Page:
If you've walked into a school cafeteria recently, you might have seen this sign, or a similar one, posted on the wall: "This is a nut-free zone." And you might wonder if the spike in allergies is an epidemic.
In the book, "A Compromised Generation: The Epidemic of Chronic Illness in America's Children," author Beth Lambert says it is. She suggests that ostensibly benign elements of American culture are creating a generation of children who are chronically ill, disabled or dysfunctional. Children, the book says, are routinely diagnosed with allergies, asthma and ADHD, among other conditions. According to Lambert, environmental factors combined with lifestyle and pharmaceutical over-prescribing are at root of the epidemic. She offers advice on how this tide can be reversed.
As a former healthcare consultant and teacher, Beth Lambert has seen what she writes about. Currently, she is executive director of PEACE: Parents Ending America's Childhood Epidemic, a 501c3 non-profit organization dedicated to raising awareness about the epidemic of chronic illness affecting youth.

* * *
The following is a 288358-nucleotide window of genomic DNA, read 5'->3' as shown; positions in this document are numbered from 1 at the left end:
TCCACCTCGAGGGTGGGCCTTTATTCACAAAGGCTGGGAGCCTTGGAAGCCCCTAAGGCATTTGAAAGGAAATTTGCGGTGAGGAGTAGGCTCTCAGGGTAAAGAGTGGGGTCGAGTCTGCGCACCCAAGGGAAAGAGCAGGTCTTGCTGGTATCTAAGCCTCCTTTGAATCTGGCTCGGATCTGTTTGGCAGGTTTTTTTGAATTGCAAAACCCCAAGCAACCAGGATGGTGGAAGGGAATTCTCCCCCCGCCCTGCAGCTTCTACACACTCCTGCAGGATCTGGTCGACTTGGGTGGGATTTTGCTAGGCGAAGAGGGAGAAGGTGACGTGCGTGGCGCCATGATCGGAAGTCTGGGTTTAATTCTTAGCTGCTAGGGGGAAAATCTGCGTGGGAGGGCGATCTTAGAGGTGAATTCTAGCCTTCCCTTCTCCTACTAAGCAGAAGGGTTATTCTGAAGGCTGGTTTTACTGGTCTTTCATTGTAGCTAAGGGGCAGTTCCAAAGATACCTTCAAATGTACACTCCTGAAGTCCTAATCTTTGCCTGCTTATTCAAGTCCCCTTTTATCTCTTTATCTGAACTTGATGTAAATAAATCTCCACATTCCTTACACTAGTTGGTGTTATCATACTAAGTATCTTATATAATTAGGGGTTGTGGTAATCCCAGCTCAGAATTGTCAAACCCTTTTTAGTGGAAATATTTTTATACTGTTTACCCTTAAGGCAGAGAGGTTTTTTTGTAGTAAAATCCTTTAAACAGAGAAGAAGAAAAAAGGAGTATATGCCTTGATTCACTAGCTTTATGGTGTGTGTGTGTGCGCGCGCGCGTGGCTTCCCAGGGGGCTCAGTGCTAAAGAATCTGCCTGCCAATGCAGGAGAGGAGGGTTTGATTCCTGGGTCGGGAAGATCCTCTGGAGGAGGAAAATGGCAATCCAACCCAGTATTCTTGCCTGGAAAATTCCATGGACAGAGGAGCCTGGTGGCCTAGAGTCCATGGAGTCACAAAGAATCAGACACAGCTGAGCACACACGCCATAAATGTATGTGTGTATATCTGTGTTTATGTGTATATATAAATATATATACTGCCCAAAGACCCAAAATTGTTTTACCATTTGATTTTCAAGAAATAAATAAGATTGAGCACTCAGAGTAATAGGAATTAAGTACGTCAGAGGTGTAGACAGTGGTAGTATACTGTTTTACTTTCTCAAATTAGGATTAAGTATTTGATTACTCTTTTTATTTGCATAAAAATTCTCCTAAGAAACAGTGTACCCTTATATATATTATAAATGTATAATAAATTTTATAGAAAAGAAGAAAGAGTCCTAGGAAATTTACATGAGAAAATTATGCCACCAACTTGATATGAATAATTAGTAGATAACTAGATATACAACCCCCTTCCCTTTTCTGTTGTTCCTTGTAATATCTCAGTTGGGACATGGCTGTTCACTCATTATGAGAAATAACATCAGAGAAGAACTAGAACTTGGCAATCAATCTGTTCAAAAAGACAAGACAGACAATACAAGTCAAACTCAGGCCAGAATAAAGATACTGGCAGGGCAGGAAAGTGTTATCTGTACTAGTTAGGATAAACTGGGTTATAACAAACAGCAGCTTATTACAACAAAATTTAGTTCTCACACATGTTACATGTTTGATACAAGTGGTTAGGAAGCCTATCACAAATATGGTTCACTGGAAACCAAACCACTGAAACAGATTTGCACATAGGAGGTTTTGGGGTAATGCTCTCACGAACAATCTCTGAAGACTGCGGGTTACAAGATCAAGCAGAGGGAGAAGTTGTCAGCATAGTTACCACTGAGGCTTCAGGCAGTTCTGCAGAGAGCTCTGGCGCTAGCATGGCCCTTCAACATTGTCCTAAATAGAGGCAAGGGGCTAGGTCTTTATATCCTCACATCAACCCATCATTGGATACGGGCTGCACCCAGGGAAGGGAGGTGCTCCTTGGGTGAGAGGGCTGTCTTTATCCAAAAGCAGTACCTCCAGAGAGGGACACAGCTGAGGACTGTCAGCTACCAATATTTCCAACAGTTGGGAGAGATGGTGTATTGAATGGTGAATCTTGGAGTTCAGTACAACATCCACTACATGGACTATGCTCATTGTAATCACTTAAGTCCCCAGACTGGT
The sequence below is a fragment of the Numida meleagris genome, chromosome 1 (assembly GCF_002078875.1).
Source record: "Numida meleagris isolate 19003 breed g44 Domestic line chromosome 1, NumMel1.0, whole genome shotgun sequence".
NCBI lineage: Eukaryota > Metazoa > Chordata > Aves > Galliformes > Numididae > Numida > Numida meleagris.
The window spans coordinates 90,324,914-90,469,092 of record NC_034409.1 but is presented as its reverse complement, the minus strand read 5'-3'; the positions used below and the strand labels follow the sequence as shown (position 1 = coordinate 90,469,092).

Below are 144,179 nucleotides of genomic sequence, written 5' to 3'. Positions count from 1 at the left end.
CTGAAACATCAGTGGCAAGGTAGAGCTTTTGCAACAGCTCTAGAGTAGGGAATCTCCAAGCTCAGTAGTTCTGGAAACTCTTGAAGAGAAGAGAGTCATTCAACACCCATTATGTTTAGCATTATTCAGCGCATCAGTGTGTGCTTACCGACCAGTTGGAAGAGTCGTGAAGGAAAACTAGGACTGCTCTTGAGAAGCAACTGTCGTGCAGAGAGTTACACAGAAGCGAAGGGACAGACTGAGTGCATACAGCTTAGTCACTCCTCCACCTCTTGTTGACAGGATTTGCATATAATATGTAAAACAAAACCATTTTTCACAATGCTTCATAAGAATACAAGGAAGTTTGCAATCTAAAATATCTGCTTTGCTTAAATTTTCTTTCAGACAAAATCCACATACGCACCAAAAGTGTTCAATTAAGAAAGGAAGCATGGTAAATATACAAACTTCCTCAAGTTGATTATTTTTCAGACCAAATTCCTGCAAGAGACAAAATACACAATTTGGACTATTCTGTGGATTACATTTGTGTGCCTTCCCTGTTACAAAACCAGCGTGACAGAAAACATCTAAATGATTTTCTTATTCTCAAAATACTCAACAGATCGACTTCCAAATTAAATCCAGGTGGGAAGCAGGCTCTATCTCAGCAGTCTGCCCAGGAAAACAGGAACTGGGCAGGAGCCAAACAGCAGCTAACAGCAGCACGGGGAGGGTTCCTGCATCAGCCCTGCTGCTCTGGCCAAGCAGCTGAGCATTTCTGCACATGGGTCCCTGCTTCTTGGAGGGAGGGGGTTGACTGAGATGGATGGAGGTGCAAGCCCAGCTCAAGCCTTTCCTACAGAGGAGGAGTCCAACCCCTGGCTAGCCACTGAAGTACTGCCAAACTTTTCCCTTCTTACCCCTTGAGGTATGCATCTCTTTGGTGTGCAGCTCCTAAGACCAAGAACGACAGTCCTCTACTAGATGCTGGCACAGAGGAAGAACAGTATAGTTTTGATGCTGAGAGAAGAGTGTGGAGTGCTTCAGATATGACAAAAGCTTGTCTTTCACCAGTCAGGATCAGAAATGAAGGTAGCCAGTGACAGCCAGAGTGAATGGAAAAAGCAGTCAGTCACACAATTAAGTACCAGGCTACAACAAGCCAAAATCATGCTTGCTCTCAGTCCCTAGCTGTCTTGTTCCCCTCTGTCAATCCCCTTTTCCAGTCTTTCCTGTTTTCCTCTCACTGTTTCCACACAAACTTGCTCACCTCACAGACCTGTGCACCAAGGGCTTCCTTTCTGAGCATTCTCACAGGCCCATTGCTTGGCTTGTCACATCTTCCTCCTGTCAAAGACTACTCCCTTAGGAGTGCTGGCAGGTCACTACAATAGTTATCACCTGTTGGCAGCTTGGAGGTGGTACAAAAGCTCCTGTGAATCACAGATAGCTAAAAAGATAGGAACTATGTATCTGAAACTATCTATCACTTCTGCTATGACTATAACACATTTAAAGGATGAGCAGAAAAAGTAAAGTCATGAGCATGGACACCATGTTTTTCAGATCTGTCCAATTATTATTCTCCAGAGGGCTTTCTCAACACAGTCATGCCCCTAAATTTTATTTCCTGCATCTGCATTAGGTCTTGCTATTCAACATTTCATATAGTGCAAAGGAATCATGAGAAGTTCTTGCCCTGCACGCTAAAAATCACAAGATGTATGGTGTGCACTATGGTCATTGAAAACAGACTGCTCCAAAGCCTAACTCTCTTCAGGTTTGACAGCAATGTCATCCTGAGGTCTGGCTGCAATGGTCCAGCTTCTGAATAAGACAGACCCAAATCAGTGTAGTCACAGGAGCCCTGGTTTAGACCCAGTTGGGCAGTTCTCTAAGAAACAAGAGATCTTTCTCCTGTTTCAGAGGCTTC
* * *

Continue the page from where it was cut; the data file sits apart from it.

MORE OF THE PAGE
She will be speaking about "A Compromised Generation: The Epidemic of Chronic Illness in America's Children," at the Darien Library, Thursday, October 28 at 7 p.m. as part of the library's Health and Wellness Series. A question and answer period follows her talk and includes co-author Victoria Kobliner, MS, RD, a registered dietician with extensive experience using diet to help children with autism and related disorders.
A book signing will follow the presentation, and books will be available for purchase. Refreshments will be served. Go to the Darien Library website for more information.
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